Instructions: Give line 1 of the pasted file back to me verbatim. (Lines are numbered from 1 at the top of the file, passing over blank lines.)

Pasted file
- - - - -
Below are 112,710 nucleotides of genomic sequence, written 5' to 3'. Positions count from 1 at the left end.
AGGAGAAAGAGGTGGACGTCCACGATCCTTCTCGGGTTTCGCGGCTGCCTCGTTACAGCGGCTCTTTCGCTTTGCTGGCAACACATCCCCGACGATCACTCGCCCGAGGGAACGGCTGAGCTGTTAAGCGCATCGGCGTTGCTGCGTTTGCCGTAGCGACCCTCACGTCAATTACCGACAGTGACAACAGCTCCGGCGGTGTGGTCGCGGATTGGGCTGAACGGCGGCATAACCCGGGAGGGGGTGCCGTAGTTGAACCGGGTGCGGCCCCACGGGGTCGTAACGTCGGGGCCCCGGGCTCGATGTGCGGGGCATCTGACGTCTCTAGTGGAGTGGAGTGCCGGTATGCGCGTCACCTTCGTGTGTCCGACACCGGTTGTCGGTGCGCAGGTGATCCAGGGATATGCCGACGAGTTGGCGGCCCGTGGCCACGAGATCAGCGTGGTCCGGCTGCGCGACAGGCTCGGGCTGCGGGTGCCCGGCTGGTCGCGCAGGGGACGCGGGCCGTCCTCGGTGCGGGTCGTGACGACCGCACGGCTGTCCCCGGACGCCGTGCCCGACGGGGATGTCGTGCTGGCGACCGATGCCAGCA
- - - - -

Below are 112,710 nucleotides of genomic sequence, written 5' to 3'. Positions count from 1 at the left end.